What is Hip Bursitis?
A "bursa" is a small jelly-like sac usually containing a small amount of fluid. Bursae are located throughout the body. The most important bursae are located around the shoulder, elbow, hip, knee and heel. A bursa functions as a cushion between bones and the overlying soft tissues. It helps reduce friction between the gliding muscles and the bone.
The point of the hip is called the greater trochanter. It functions as an attachment point for several important muscles that move the hip joint. The trochanter has a fairly large bursa overlying it. The bursa measures about 3 inches long, 2 inches wide, and 1/4 inch thick. This bursa occasionally becomes irritated or inflamed. This is a common cause of hip pain. When this occurs, the condition is called "hip bursitis" or "trochanteric bursitis." Another bursa located on the inside (groin side) of the hip is called the iliopsoas bursa. When it becomes inflamed, the condition is also sometimes referred to as hip bursitis, but the pain is located in the groin area. It is treated in a similar manner as trochanteric bursitis, but is less common.
Diagnostic Tests to Confirm Hip Bursitis:
- Physical Examination: Physician looks for tenderness in the area of the point of the hip
- Bone Scan
- MRI of the Hip area
Risk Factors to getting Hip Bursitis:
Trochanteric bursitis can affect anyone at any age. It is more common in women and in middle-aged or elderly people. It is less common in younger people and in men. The following circumstances have been associated with the development of hip bursitis:
- Repetitive stress (overuse) injuries: These can include running, stair climbing, bicycling or standing for long stretches of time.
- Injury to the point of the hip: This can include falling onto the hip, bumping your hip on the edge of a table, lying on one side of the body for an extended period, etc.
- Spine disease: This can include scoliosis, arthritis of the lumbar (lower) spine and other spine problems.
- Leg-length inequalities: When one leg is shorter than the other by more than an inch or so, this affects the way you walk and can irritate the bursa.
- Rheumatoid arthritis: This makes the bursae more likely to become inflamed.
- Previous surgery around the hip or prosthetic implants in the hip
- Hip bone spurs or calcium deposits in the tendons which attach to the trochanter
Trochanteric bursitis can happen even when you don't have any of these conditions.
Symptoms of Hip Bursitis:
- The main symptom is pain at the point of the hip.
- Pain usually extends to the outside of the thigh area and is usually described as sharp and intense in the early stages of the problem
- With time, the pain feels more "achy" and spread out.
- Pain is worse at night, when lying on the affected hip, and when getting up from a chair after being seated for a while.
- Hip pain is worse with prolonged walking, stair climbing or squatting.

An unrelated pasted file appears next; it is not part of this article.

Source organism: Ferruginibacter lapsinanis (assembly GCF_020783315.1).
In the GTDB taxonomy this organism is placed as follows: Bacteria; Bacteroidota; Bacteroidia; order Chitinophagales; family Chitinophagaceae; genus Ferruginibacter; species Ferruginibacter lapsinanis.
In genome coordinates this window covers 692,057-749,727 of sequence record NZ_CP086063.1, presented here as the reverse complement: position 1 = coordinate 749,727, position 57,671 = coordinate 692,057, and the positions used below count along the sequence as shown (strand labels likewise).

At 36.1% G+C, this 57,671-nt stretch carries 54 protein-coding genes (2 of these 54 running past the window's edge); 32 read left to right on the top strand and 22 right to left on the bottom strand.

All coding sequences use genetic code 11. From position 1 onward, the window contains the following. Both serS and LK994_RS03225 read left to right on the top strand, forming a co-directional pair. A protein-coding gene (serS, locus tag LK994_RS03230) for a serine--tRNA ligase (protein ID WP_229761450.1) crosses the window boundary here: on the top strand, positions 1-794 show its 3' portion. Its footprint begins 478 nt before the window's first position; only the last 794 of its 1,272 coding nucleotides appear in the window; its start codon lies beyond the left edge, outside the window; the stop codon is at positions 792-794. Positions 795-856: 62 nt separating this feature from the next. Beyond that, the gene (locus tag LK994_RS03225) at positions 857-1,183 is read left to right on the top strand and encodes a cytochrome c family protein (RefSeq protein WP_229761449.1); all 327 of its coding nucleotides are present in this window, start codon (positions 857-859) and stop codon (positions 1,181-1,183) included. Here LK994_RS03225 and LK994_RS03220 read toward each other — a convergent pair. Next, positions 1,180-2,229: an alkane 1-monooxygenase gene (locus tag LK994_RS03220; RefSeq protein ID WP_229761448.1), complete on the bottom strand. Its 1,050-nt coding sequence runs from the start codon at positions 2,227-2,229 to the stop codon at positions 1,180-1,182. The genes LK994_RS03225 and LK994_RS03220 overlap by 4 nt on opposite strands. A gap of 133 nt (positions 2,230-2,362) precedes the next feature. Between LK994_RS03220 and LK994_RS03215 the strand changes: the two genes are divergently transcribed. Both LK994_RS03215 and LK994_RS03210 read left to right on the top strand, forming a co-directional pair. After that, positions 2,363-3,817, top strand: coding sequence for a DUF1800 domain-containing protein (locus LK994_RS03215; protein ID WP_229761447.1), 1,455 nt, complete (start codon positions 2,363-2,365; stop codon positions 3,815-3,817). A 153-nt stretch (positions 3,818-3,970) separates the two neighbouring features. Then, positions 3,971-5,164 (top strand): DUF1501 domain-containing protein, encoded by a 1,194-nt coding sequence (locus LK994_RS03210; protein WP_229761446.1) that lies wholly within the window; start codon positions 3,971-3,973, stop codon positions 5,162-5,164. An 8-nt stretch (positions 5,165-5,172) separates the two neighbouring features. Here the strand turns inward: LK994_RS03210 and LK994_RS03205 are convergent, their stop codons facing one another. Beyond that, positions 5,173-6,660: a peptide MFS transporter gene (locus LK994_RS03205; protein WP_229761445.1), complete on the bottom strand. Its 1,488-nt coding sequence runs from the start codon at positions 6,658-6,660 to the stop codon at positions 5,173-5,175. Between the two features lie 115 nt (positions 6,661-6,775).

Prevention is aimed at avoiding behaviors and activities that make the inflammation of the bursa worse. Some tips:
- Avoid repetitive activities that put stress on the hips.
- Lose weight if you need to.
- Get a properly fitting shoe insert for leg length differences.
- Maintain strength and flexibility of the hip muscles.
- Treatment Options of Hip Bursitis: Non-Surgical
- The initial treatment for hip bursitis does not involve surgery. Many cases of hip bursitis are treated effectively with simple lifestyle changes such as:
- Modifying activities (i.e., avoiding the activities that make it worse)
- Using non-steroidal anti-inflammatory medications (NSAIDs) to control inflammation and pain (i.e., ibuprofen, naproxen, piroxicam (Feldene), diclofenac (Voltaren) , Celebrex and others)
- Using a walking cane or crutches for a week or more when needed
Physical Therapy: patients claim it is helpful to reduce the pain. Your doctor will talk to your physical therapist to teach you how to stretch the hip muscles and use “modalities” such as ice/heat, ultrasound, and other treatments .
Injections of corticosteroids & analgesics into the bursa: very helpful in reducing pain and inflammation and relieving some of the symptoms of hip bursitis. Often 2-3 injections, given a few weeks apart, are necessary. Many patients will experience immediate relief from a hip injection (due to the anesthetic). The steroid may take a few days before it starts to work.
Treatment Options: Surgical
Surgery is very rarely needed for hip bursitis. In cases where the bursa remains inflamed and painful after non-surgical measures have been taken, and your doctor is certain that the diagnosis is correct, the bursa can be surgically removed. This involves giving you either general anesthesia (being put to sleep), or regional anesthesia (spinal anesthetic or nerve block with a sedative). A 3-inch to 4-inch incision is made over the bursa, and it is removed. Removal of the bursa does not hurt the hip and the hip can actually function normally without it.
A newer technique that is gaining popularity is removal (excision) of the bursa with minimally invasive arthroscopic surgery. This involves making two 1/4-inch incisions over the hip, and inserting a camera (arthroscope) in one incision, and a surgical instrument in the other to cut out the bursa. This surgery is much less invasive, and recovery is quicker and a little less painful. Both types of surgeries are done on an outpatient (day surgery) basis, so an overnight stay in the hospital is not usually necessary.
Following surgery, most patients find that using a cane or crutches for a couple of days is helpful. It is reasonable to be up and walking around the evening after surgery. The soreness from surgery lasts for a variable amount of time, but usually resolves after a few days.